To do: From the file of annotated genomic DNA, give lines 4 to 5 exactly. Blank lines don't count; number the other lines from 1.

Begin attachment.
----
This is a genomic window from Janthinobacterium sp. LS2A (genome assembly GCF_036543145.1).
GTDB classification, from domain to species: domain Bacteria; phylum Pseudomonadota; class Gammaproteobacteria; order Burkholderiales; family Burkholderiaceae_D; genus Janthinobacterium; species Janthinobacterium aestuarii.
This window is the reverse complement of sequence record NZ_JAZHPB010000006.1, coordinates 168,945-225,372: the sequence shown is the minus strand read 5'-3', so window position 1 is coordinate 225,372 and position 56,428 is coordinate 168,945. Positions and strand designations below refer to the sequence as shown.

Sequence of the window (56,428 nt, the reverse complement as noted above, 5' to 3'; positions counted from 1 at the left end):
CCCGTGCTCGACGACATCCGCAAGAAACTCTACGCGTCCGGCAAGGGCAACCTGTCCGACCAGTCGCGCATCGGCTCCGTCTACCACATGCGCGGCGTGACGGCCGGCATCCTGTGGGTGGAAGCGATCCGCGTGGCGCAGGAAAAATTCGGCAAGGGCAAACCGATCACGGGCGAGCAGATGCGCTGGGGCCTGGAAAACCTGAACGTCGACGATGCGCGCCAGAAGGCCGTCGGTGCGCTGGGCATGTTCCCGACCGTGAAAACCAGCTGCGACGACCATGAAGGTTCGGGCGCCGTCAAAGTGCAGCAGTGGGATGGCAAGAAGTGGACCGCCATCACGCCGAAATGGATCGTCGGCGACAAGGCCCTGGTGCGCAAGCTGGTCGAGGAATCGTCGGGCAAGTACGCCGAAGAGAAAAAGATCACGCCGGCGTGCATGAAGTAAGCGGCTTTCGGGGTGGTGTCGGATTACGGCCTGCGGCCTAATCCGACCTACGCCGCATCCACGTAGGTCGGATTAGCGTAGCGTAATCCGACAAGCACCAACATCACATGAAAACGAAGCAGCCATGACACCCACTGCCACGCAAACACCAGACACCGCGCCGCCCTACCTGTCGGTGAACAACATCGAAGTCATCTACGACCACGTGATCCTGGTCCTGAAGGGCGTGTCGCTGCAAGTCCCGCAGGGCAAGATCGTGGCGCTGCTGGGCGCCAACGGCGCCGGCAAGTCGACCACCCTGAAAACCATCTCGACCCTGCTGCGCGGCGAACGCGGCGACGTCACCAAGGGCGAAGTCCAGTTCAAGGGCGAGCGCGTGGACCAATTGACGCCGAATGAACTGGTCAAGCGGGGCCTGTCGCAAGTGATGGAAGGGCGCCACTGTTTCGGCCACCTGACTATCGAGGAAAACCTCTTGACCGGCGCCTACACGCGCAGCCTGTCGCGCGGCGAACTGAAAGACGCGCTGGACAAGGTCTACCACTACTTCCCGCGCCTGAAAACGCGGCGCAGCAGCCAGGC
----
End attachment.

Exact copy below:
Sequence of the window (56,428 nt, the reverse complement as noted above, 5' to 3'; positions counted from 1 at the left end):
CCCGTGCTCGACGACATCCGCAAGAAACTCTACGCGTCCGGCAAGGGCAACCTGTCCGACCAGTCGCGCATCGGCTCCGTCTACCACATGCGCGGCGTGACGGCCGGCATCCTGTGGGTGGAAGCGATCCGCGTGGCGCAGGAAAAATTCGGCAAGGGCAAACCGATCACGGGCGAGCAGATGCGCTGGGGCCTGGAAAACCTGAACGTCGACGATGCGCGCCAGAAGGCCGTCGGTGCGCTGGGCATGTTCCCGACCGTGAAAACCAGCTGCGACGACCATGAAGGTTCGGGCGCCGTCAAAGTGCAGCAGTGGGATGGCAAGAAGTGGACCGCCATCACGCCGAAATGGATCGTCGGCGACAAGGCCCTGGTGCGCAAGCTGGTCGAGGAATCGTCGGGCAAGTACGCCGAAGAGAAAAAGATCACGCCGGCGTGCATGAAGTAAGCGGCTTTCGGGGTGGTGTCGGATTACGGCCTGCGGCCTAATCCGACCTACGCCGCATCCACGTAGGTCGGATTAGCGTAGCGTAATCCGACAAGCACCAACATCACATGAAAACGAAGCAGCCATGACACCCACTGCCACGCAAACACCAGACACCGCGCCGCCCTACCTGTCGGTGAACAACATCGAAGTCATCTACGACCACGTGATCCTGGTCCTGAAGGGCGTGTCGCTGCAAGTCCCGCAGGGCAAGATCGTGGCGCTGCTGGGCGCCAACGGCGCCGGCAAGTCGACCACCCTGAAAACCATCTCGACCCTGCTGCGCGGCGAACGCGGCGACGTCACCAAGGGCGAAGTCCAGTTCAAGGGCGAGCGCGTGGACCAATTGACGCCGAATGAACTGGTCAAGCGGGGCCTGTCGCAAGTGATGGAAGGGCGCCACTGTTTCGGCCACCTGACTATCGAGGAAAACCTCTTGACCGGCGCCTACACGCGCAGCCTGTCGCGCGGCGAACTGAAAGACGCGCTGGACAAGGTCTACCACTACTTCCCGCGCCTGAAAACGCGGCGCAGCAGCCAGGC